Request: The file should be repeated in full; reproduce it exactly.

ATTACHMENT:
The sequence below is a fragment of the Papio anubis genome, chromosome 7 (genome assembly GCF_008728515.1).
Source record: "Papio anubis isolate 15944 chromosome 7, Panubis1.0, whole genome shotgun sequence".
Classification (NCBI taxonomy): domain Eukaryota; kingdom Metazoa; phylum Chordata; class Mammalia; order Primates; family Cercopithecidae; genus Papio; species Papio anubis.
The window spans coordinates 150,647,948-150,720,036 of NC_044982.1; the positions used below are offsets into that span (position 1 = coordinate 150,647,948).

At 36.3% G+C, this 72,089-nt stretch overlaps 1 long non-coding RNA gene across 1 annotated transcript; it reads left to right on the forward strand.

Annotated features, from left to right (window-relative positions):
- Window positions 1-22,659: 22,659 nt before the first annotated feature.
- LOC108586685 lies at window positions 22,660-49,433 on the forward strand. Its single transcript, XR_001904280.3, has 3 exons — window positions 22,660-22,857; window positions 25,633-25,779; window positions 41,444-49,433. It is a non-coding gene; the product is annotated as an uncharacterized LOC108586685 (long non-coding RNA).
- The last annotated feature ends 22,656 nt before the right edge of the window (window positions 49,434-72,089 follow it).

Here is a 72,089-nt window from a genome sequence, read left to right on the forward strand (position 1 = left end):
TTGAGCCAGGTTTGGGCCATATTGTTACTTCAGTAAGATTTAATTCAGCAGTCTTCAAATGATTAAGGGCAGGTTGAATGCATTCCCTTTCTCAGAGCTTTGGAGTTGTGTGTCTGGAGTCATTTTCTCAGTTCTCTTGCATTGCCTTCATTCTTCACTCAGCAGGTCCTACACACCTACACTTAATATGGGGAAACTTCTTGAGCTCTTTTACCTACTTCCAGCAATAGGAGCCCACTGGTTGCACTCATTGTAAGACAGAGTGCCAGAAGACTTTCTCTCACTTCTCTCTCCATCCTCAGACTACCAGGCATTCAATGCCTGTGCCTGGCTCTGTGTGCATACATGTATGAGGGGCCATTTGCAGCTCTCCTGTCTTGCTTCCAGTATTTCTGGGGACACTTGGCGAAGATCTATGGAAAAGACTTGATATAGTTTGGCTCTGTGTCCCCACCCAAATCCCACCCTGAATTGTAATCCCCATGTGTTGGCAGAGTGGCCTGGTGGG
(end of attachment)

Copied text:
The sequence below is a fragment of the Papio anubis genome, chromosome 7 (genome assembly GCF_008728515.1).
Source record: "Papio anubis isolate 15944 chromosome 7, Panubis1.0, whole genome shotgun sequence".
Classification (NCBI taxonomy): domain Eukaryota; kingdom Metazoa; phylum Chordata; class Mammalia; order Primates; family Cercopithecidae; genus Papio; species Papio anubis.
The window spans coordinates 150,647,948-150,720,036 of NC_044982.1; the positions used below are offsets into that span (position 1 = coordinate 150,647,948).

At 36.3% G+C, this 72,089-nt stretch overlaps 1 long non-coding RNA gene across 1 annotated transcript; it reads left to right on the forward strand.

Annotated features, from left to right (window-relative positions):
- Window positions 1-22,659: 22,659 nt before the first annotated feature.
- LOC108586685 lies at window positions 22,660-49,433 on the forward strand. Its single transcript, XR_001904280.3, has 3 exons — window positions 22,660-22,857; window positions 25,633-25,779; window positions 41,444-49,433. It is a non-coding gene; the product is annotated as an uncharacterized LOC108586685 (long non-coding RNA).
- The last annotated feature ends 22,656 nt before the right edge of the window (window positions 49,434-72,089 follow it).

Here is a 72,089-nt window from a genome sequence, read left to right on the forward strand (position 1 = left end):
TTGAGCCAGGTTTGGGCCATATTGTTACTTCAGTAAGATTTAATTCAGCAGTCTTCAAATGATTAAGGGCAGGTTGAATGCATTCCCTTTCTCAGAGCTTTGGAGTTGTGTGTCTGGAGTCATTTTCTCAGTTCTCTTGCATTGCCTTCATTCTTCACTCAGCAGGTCCTACACACCTACACTTAATATGGGGAAACTTCTTGAGCTCTTTTACCTACTTCCAGCAATAGGAGCCCACTGGTTGCACTCATTGTAAGACAGAGTGCCAGAAGACTTTCTCTCACTTCTCTCTCCATCCTCAGACTACCAGGCATTCAATGCCTGTGCCTGGCTCTGTGTGCATACATGTATGAGGGGCCATTTGCAGCTCTCCTGTCTTGCTTCCAGTATTTCTGGGGACACTTGGCGAAGATCTATGGAAAAGACTTGATATAGTTTGGCTCTGTGTCCCCACCCAAATCCCACCCTGAATTGTAATCCCCATGTGTTGGCAGAGTGGCCTGGTGGG